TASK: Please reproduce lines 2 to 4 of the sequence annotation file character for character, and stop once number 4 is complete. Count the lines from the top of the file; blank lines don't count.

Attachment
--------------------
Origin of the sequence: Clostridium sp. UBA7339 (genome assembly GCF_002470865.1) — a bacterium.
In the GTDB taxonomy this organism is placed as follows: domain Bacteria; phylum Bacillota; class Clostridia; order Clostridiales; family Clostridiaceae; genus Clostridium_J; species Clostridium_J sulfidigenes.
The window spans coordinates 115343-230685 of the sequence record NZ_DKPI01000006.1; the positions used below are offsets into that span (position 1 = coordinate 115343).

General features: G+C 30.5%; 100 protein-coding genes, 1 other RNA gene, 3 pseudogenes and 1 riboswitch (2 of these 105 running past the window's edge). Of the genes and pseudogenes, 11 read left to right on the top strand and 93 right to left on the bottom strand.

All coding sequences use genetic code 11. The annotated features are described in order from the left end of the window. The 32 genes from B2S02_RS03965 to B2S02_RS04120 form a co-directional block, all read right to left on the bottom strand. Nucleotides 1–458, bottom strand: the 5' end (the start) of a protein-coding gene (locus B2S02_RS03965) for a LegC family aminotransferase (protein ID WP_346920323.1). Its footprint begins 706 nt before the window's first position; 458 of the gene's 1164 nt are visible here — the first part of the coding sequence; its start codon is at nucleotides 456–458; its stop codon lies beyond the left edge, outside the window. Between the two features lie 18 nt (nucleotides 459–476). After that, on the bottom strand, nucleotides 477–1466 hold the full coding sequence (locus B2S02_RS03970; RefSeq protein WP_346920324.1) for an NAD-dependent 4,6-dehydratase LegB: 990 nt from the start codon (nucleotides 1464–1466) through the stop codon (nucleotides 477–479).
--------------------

In the GTDB taxonomy this organism is placed as follows: domain Bacteria; phylum Bacillota; class Clostridia; order Clostridiales; family Clostridiaceae; genus Clostridium_J; species Clostridium_J sulfidigenes.
The window spans coordinates 115343-230685 of the sequence record NZ_DKPI01000006.1; the positions used below are offsets into that span (position 1 = coordinate 115343).

General features: G+C 30.5%; 100 protein-coding genes, 1 other RNA gene, 3 pseudogenes and 1 riboswitch (2 of these 105 running past the window's edge). Of the genes and pseudogenes, 11 read left to right on the top strand and 93 right to left on the bottom strand.